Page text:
Scientists say an explosion of invasive green crabs that threatens Maine’s lucrative soft-shell clam industry appears to have tapered off, at least temporarily.

The crabs took over hundreds of acres of Maine mudflats last year, pressing regulators and fishermen into action to slow the crustacean’s rapid growth.

This year, the amount of crabs is 10 percent of last year’s level at a key Freeport trapping site, University of Maine at Machias marine ecology researcher Brian Beal said. And anecdotes from around Maine’s coast suggest the same trend is happening elsewhere.

The harsh winter might have culled the population, Beal said. He added trappers are finding mostly smaller green crabs, suggesting the larger crabs often found last year may have died or gone out to deeper water.

The lower abundance follows a year of aggressive crab trapping and habitat fencing in coastal Maine. Marine biologist Darcie Couture, who is studying the crabs in Harpswell and Brunswick, said she has also seen fewer. She said she fished about 400 pounds of crabs out of Brunswick coves this summer – a number she could’ve reached in a single day in 2013.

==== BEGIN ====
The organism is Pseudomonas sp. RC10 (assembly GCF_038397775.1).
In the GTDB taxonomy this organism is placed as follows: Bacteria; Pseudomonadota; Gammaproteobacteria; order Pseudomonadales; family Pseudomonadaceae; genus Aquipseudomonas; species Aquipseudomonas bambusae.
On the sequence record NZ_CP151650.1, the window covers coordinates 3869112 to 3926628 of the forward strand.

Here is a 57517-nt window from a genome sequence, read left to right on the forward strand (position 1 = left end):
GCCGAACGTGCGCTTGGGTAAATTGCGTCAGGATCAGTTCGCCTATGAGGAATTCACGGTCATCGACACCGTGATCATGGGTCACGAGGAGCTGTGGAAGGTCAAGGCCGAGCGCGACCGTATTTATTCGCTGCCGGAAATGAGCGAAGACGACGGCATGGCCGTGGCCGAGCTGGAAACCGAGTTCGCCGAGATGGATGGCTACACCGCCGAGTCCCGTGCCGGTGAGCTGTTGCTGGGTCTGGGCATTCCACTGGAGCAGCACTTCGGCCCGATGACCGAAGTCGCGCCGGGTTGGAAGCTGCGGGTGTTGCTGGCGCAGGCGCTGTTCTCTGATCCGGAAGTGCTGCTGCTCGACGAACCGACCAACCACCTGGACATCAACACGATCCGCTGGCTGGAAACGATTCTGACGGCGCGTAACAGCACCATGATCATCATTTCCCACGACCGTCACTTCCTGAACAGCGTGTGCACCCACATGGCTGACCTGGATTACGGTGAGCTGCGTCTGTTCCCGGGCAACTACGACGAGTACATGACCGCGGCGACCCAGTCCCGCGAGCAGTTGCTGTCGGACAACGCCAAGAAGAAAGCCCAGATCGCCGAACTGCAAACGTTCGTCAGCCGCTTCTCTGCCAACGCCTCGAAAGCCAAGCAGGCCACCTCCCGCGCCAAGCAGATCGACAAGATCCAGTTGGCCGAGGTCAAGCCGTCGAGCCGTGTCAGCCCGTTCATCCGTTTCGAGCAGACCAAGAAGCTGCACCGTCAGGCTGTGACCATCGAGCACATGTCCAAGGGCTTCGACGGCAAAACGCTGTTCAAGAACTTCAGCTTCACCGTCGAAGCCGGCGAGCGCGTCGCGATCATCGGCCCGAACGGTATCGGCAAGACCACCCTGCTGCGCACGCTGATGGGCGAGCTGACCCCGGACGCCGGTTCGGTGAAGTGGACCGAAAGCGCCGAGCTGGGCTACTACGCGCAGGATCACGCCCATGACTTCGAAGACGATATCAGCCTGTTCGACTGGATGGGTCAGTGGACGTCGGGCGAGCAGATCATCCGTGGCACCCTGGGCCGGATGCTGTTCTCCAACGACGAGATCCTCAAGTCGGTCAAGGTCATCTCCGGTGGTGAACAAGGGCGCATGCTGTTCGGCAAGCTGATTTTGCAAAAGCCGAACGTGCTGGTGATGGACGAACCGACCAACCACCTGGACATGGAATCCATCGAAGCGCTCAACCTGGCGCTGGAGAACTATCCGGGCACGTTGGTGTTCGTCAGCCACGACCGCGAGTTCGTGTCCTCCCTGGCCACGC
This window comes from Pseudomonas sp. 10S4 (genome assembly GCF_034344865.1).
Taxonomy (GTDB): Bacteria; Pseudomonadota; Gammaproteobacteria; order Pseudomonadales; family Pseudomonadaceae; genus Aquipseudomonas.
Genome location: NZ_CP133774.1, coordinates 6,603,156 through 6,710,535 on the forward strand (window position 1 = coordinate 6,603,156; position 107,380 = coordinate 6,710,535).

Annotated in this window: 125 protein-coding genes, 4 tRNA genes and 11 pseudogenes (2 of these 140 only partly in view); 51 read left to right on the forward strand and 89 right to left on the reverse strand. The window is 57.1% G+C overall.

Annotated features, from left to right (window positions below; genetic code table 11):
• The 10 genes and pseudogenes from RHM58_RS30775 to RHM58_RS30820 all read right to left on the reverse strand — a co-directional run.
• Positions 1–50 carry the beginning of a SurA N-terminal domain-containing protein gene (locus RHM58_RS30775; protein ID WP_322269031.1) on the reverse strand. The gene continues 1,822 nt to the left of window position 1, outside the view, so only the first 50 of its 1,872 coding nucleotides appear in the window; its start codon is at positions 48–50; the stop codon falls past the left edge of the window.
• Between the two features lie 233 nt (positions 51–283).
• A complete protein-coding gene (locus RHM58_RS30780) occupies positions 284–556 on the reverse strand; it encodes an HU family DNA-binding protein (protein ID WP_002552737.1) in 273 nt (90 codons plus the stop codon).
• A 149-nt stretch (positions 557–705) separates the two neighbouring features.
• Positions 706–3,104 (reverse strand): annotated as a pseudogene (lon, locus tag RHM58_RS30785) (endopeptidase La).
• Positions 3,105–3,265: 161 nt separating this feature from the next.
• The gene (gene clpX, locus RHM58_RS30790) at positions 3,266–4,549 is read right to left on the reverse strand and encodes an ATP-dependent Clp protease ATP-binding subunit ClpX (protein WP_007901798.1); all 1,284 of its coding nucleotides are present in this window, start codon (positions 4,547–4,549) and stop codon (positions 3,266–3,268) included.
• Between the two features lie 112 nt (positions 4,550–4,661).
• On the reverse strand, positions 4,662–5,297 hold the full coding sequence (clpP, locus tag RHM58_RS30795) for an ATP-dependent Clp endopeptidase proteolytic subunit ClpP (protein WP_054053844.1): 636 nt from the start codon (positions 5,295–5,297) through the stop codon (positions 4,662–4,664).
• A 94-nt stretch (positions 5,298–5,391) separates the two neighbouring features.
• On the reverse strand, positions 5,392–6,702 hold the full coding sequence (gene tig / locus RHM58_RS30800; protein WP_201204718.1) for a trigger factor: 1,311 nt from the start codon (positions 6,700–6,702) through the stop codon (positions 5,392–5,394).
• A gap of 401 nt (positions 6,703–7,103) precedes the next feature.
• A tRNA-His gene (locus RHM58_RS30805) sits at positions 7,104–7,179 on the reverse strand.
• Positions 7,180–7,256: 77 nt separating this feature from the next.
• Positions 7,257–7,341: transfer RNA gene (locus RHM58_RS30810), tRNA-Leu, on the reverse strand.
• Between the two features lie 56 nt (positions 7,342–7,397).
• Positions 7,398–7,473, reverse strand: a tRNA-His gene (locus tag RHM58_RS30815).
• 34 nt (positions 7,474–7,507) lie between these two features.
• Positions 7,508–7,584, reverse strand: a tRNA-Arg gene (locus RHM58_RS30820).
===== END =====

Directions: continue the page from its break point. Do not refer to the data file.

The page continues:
“The numbers are way down,” Couture said. “We’re not sure if we made the dent, or if it was the severe winter.”


The crabs, native to Europe, first became noticeable in Maine around the turn of the 20th century. They threaten the soft-shell clam fishery, which is the third largest in Maine and generated almost $17 million in 2013, and damage coastal habitats like eelgrass beds and salt marshes. State officials say the crabs have increased population as the temperatures of the ocean off of Maine have risen.

The lower abundance coincides with a state effort to prompt crab harvesting. Maine changed rules last month to allow commercial fishermen to harvest and sell green crabs without a special license, and they also no longer need to report green crab harvests to the state. Fishermen are searching for a way to make the crabs commercially viable, possibly as pet food, fertilizer or bait, but the selling price remains too low to justify much commercial fishing.

Although the annual haul increased from 3,762 pounds in 2012 to 10,596 pounds in 2013, there is a limited market for them, state Department of Marine Resources spokesman Jeff Nichols said.

“There has not been a viable, steady market identified,” Nichols said.

The crabs remain abundant in some parts of the coast, said Kristin Wilson, director of research at Wells National Estuarine Research Reserve, who cautioned against considering the problem abated. Trap studies show low numbers in Yarmouth, but Wells and Damariscotta remain high, she said.

“It may be that the impacts were variable along the coast,” she said.

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